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Corn Smut
Huitlacoche
Scientific classification
Kingdom: Fungi
Subkingdom: Dikarya
Phylum: Basidiomycota
Subphylum: Ustilaginomycotina
Class: Ustilaginomycetes
Order: Ustilaginales
Genus: Ustilago
Species: U. maydis
Binomial name
Ustilago maydis
(Persoon) Roussel

Corn smut is a disease of maize caused by the pathogenic plant fungus Ustilago maydis. U. maydis causes smut disease on maize (Zea mays) and teosinte (Euchlena mexicana). Known in Latin America as huitlacoche (literally, "raven's excrement"), it is eaten, usually as a filling in quesadillas and other tortilla-based foods.

Contents

Characteristics

Although it can infect any part of the plant it usually enters the ovaries and replaces the normal kernels of the cobs with large distorted tumors analogous to mushrooms. These tumors, or "galls", are made up of much-enlarged cells of the infected plant, fungal threads, and blue-black spores. The spores give the cob a burned, scorched appearance. The name Ustilago comes from the Latin word ustilare (to burn).

Culinary uses

Corn tortilla with huitlacoche

Considered a pest in most of the United States, smut feeds off the corn plant and decreases the yield. Usually smut-infected crops are destroyed. Some farmers may also choose to prepare corn silage out of the smutted corn. However, in Mexico corn smut is called huitlacoche ([witɬakotʃe], sometimes spelled cuitlacoche), a Nahuatl word reportedly meaning raven's excrement[1]. It is considered a delicacy, even being preserved and sold for a higher price than corn.[2] For culinary use, the galls are harvested while still immature — fully mature galls are dry and almost entirely spore-filled. The immature galls, gathered two to three weeks after an ear of corn is infected, still retain moisture and, when cooked, have a flavor described as mushroom-like, sweet, savory, woody, and earthy. Flavor compounds include sotolon and vanillin, as well as the sugar glucose.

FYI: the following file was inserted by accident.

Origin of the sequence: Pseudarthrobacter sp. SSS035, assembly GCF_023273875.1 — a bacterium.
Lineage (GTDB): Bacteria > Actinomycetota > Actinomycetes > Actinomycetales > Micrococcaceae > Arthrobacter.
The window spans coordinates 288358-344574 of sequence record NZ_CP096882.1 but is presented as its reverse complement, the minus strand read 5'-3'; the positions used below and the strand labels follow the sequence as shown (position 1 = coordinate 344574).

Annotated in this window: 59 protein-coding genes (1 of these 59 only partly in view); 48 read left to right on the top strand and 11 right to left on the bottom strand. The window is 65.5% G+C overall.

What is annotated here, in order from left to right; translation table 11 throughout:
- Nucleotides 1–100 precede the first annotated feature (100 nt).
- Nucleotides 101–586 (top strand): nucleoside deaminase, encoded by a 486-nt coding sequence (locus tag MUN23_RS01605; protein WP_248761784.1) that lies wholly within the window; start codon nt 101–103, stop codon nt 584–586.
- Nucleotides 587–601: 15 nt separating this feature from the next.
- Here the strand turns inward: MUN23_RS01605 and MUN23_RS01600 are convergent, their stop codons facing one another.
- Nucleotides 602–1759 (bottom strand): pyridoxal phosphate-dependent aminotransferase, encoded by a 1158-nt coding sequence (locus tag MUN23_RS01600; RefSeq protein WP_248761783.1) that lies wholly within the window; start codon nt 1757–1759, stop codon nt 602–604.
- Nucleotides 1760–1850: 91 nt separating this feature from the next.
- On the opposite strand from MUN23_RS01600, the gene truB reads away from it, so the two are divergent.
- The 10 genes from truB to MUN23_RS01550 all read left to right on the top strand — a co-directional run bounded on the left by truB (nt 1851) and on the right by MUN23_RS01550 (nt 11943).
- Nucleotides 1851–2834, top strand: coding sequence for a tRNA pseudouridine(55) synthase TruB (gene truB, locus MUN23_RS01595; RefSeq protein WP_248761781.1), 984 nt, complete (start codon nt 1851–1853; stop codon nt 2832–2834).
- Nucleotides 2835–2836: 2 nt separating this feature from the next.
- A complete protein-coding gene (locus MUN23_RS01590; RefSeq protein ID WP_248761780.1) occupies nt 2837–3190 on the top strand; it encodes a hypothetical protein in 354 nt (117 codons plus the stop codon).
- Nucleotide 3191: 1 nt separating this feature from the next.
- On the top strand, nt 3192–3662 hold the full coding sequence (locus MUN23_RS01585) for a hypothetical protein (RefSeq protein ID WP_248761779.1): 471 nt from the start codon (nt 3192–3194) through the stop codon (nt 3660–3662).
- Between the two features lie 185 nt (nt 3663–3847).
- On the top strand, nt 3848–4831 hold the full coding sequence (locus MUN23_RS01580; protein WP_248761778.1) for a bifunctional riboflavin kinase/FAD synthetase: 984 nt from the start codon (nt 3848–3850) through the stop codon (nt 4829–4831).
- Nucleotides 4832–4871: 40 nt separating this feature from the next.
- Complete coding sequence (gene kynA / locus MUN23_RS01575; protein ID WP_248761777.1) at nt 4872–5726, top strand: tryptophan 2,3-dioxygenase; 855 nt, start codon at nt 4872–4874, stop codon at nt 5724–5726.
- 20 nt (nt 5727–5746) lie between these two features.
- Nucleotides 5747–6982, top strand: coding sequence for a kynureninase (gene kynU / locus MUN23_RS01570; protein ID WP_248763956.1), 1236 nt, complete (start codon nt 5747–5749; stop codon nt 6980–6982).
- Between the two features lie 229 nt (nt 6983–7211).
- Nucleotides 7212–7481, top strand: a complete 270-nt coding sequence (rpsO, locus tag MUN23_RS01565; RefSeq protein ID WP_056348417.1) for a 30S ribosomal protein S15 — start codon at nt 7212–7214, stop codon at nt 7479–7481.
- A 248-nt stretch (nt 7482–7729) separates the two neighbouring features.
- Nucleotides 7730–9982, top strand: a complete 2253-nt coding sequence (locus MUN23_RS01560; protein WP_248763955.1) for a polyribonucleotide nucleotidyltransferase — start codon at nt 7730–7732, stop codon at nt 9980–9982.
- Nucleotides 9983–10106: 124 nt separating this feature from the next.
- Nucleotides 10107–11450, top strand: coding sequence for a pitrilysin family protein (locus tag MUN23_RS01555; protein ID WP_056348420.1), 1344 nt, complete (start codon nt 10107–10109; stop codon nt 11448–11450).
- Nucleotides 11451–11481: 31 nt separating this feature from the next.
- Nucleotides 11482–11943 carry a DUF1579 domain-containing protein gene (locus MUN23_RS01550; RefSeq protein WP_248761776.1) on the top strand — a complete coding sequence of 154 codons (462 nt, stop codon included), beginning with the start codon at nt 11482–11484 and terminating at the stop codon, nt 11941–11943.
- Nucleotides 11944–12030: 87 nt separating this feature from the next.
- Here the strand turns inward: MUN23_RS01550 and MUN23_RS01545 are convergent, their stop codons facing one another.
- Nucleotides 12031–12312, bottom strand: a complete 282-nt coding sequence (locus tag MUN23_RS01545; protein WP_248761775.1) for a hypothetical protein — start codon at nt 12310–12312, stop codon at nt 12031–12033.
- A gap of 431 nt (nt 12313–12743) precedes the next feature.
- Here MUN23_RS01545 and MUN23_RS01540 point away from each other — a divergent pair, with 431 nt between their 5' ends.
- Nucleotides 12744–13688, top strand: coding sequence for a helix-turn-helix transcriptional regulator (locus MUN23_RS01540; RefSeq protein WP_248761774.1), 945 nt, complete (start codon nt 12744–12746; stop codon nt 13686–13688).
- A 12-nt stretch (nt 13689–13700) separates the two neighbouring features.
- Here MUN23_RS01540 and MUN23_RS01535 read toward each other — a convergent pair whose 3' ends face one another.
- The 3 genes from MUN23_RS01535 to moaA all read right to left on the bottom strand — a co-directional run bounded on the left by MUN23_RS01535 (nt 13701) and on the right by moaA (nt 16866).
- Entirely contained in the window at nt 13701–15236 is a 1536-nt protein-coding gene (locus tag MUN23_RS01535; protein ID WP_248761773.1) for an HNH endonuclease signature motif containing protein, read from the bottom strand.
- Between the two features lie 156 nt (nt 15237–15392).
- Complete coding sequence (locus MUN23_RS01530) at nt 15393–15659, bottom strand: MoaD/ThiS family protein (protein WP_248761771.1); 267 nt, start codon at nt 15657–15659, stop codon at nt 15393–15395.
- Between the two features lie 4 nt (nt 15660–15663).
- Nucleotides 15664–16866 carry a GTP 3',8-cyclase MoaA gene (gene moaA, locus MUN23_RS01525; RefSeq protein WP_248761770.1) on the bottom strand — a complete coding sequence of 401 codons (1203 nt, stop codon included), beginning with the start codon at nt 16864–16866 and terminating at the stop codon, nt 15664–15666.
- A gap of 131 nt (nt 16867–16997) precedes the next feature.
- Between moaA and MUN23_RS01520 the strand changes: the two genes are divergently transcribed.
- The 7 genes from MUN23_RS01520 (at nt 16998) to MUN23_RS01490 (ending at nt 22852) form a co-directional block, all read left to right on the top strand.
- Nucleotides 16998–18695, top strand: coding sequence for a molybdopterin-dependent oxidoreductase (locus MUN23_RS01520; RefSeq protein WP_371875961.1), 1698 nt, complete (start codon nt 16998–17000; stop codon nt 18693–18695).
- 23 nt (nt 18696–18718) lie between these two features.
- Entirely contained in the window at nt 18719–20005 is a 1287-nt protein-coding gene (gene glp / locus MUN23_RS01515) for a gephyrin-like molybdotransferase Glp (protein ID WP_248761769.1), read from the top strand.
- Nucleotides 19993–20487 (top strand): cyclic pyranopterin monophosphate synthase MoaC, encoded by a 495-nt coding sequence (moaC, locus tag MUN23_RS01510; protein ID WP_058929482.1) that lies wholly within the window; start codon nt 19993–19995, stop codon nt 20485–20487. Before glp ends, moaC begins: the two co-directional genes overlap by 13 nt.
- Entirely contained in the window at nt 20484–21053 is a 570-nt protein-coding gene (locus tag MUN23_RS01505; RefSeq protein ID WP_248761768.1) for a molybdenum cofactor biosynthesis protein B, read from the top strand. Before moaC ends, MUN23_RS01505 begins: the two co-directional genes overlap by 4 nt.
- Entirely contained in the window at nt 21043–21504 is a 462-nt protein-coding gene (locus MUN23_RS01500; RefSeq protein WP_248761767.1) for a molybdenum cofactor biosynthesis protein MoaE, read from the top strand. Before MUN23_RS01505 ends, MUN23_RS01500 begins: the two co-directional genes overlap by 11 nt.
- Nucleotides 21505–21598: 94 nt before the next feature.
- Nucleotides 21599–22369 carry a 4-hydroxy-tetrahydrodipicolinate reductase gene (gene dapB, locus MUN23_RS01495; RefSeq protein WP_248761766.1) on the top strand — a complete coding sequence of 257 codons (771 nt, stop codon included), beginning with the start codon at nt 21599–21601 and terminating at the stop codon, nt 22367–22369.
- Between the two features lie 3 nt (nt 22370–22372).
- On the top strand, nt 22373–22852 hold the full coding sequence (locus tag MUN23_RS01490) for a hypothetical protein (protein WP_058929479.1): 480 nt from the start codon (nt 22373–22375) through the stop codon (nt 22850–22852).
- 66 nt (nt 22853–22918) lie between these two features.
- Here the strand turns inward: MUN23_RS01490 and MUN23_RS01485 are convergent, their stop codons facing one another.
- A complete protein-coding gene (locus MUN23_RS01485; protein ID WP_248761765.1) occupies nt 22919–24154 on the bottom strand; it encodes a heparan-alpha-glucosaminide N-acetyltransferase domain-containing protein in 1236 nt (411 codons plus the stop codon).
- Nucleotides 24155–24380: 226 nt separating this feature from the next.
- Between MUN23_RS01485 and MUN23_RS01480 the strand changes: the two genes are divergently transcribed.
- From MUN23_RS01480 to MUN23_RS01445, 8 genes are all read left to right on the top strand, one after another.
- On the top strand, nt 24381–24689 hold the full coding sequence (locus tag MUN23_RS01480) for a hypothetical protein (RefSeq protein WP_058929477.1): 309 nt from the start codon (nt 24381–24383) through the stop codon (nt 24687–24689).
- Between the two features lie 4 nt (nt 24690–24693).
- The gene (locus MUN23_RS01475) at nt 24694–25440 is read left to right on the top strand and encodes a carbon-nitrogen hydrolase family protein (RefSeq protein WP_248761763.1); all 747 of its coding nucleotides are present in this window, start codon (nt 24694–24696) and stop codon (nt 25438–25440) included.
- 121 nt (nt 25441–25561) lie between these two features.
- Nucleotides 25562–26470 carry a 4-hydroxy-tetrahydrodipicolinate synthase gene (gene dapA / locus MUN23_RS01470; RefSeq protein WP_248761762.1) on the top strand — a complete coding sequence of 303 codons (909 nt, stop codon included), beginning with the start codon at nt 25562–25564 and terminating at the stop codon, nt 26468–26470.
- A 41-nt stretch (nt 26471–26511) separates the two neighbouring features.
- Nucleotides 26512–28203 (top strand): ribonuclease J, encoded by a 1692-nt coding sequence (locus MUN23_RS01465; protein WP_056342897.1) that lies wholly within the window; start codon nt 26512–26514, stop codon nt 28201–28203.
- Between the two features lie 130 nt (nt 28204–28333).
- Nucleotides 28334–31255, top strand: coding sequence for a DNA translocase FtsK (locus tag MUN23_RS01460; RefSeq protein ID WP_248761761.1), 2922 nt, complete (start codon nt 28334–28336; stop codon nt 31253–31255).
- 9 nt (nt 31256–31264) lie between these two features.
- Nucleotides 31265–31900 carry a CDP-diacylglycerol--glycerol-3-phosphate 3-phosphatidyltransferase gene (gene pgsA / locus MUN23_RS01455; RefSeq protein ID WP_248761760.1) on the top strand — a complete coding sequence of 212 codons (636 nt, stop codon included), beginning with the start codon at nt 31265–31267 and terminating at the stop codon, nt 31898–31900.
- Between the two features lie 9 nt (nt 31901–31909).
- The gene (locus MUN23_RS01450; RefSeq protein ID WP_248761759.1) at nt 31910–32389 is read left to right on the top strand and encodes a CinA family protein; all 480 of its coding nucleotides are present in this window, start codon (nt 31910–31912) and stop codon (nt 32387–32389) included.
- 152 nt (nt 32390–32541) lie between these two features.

The fungus has had difficulty entering into the American and European diets as most farmers see it as blight, despite attempts by government and high profile chefs. In the mid-1990s, due to demand created by high-end restaurants, Pennsylvania and Florida farms were allowed by the United States Department of Agriculture (USDA) to intentionally infect corn with huitlacoche. Most observers consider the program to have had little impact, although the initiative is still in progress. Regardless, the cursory show of interest is significant because the USDA has spent a considerable amount of time and money trying to eradicate huitlacoche in the United States. Moreover, in 1989 the James Beard Foundation held a high-profile huitlacoche dinner. This dinner famously tried to get Americans to eat more of it by renaming it the Mexican truffle.

Huitlacoche grows best during times of drought in a 78°F to 93°F (25°C–34°C) temperature range. Aztecs purposely inoculated corn with the spores by scratching their corn plants at the soil level with a knife—thereby allowing the water-borne spores easy entrance into the plant.

Life cycle

Ustilago maydis diploid teleospores
Ustilago maydis haploid sporidia

When grown in the lab on very simple media, it behaves like baker's yeast, forming single cells going by the name sporidia. These cells multiply by budding off daughter cells. When two compatible sporidia meet on the surface of the plant, they switch to a different mode of growth. First, they send out conjugation tubes to find each other, after which they fuse and make a hypha to enter the maize plant. Hyphae growing in the plant are dikaryotic; they possess two haploid nuclei per hyphal compartment. In contrast to sporidia, the dikaryotic phase of U. maydis requires infection of the plant in order to grow and differentiate and cannot be maintained in the laboratory.